Infringements highlighted by the EU over sale of golden passports may not be solid in law
By Alper Ali Riza
The golden passports scandal is a misnomer. A passport is evidence of nationality so the scandal is a nationality scandal. Nationality is a much deeper bond between the individual and the society he or she belongs to and selling nationality is more egregious than selling a travel document.
Nationality is normally acquired by birth, parentage or long residence because each of these suggests a sense of belonging that cements the individual to the society of the country of which he is a national.
But what if instead of birth, parentage and long residence someone purchases a nationality from a state willing to sell it? Is that in and of itself corrupt or abuse of an idea? Most people would say it is obviously a corruption of some sort, but of what?
Cometh the hour cometh the man – or book. Media Corruption in the Age of Information by Dr Edward Spence of the Department of Philosophy, University of Sydney, Australia has just been published by Springer at exactly the right time to help people understand institutional corruption.
Before I go any further, I must declare an interest because Dr Spence is a close friend originally from Larnaca. We were both at the American Academy in the 1960s and remained close friends ever since. So the praise I heap on his book must be taken with a tiny pinch of salt. Also, I speed read through most of it, focusing on the chapters relevant to corruption generally, rather than the main thrust of the book which is corruption of information by Big Tech multinationals like Google and Facebook. Dr Spence’s book is an excellent tool in the war against corruption.
His thesis is that the Big Techs are masquerading as platforms beyond the reach of the law when they are in fact media outlets that should be subject to the usual constraints and legal responsibilities of all media institutions.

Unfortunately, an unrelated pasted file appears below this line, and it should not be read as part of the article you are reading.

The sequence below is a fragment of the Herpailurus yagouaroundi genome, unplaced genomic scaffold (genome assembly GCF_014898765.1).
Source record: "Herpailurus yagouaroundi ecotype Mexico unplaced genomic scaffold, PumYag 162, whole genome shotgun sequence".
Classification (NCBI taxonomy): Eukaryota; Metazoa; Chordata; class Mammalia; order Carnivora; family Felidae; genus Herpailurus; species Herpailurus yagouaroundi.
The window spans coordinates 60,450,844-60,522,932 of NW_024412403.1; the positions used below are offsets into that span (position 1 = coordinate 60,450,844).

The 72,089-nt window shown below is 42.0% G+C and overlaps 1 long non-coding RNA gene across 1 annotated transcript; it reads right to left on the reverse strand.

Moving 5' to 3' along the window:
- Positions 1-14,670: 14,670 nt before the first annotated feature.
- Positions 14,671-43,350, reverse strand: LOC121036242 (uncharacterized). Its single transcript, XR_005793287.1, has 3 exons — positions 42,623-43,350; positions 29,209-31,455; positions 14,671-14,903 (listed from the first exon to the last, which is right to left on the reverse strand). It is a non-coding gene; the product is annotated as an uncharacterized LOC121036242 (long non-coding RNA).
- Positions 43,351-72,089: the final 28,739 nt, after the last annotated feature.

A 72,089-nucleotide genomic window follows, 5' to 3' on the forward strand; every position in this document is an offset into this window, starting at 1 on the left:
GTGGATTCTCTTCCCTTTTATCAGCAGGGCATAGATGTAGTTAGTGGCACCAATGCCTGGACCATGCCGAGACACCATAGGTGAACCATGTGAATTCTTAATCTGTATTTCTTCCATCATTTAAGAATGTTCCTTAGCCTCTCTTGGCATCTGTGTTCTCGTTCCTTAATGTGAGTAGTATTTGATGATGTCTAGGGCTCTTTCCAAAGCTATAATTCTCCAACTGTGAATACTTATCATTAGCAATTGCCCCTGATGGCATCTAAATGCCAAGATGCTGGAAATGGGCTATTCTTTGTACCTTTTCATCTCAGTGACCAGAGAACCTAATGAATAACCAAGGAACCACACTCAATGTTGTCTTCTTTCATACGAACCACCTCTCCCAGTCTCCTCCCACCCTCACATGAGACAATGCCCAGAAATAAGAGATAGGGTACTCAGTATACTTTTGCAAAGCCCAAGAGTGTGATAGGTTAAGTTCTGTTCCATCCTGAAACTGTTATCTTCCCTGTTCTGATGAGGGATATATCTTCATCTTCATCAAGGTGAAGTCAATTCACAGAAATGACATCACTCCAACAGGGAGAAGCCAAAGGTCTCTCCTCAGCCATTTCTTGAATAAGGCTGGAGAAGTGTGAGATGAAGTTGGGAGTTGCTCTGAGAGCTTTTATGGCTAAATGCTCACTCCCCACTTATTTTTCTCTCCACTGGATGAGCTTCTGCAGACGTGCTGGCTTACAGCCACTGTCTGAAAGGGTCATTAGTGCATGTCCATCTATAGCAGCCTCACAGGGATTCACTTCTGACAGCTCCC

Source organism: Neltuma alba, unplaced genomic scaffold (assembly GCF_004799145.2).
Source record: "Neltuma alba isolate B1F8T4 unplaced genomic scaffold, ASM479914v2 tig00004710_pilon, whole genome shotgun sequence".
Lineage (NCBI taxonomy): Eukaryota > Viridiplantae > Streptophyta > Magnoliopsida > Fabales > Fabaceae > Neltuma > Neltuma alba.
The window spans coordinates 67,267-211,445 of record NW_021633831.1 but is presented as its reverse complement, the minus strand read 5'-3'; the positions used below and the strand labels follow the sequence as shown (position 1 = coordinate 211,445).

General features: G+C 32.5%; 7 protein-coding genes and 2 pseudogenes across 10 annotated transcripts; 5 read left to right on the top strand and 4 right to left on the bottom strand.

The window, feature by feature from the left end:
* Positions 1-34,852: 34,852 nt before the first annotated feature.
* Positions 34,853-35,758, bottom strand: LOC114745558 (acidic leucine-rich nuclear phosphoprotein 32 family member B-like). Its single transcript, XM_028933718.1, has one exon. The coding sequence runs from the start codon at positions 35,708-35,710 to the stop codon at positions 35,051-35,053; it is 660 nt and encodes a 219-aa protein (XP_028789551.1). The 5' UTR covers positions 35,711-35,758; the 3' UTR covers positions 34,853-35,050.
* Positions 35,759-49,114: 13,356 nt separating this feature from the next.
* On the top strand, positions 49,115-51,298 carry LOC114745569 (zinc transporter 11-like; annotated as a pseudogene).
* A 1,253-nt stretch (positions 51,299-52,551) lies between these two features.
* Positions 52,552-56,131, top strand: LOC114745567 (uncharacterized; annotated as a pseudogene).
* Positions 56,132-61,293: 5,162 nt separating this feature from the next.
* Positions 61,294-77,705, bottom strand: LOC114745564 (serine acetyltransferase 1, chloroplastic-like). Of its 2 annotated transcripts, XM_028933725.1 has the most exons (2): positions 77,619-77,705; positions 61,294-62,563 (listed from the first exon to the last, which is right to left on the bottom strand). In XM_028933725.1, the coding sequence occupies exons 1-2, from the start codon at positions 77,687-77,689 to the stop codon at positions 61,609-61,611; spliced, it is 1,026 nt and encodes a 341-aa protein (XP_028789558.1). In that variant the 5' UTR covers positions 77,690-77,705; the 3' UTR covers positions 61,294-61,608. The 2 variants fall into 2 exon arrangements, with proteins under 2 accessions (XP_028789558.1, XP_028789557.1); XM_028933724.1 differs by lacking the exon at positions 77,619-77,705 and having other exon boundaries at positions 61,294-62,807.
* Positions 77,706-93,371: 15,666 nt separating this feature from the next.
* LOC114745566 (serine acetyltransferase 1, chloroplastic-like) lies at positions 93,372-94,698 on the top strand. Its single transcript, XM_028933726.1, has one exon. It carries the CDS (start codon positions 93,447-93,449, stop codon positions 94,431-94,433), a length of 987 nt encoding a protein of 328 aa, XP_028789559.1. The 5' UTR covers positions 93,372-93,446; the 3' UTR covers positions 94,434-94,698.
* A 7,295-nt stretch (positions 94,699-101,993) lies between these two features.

He castigates their malign domination of Information as fundamentally corrupt. They wield enormous power as hubs of information yet are answerable to no one. They are in a fiduciary relationship of trust with their users but as the Cambridge Analytica case shows, they are not just neutral information platforms on which information flows but repositories of personal data which they use unlawfully for gain while claiming the moral high ground.
Dr Spence shows them up as institutionally corrupt by reference to the constituent elements of corruption: access and use of power secretly for profit in breach of fiduciary trust. He cites to felicitous effect Plato’s Myth of the Ring of Gyges from which he extrapolates the problem posed by corruption, paraphrasing Plato as follows: “Why not act corruptly, when you can do so for profit or glory and remain undetected and immune from public scrutiny and punishment? Better to pretend that you are moral and act immorally and corruptly in secret.” Plato calls this “a perfect injustice – appearing just when you are not”. To which the short answer Dr Spence provides is that according to the ancients wealth can’t buy you eudaemonia – a kind of perfect happiness humans strive for wittingly or unwittingly.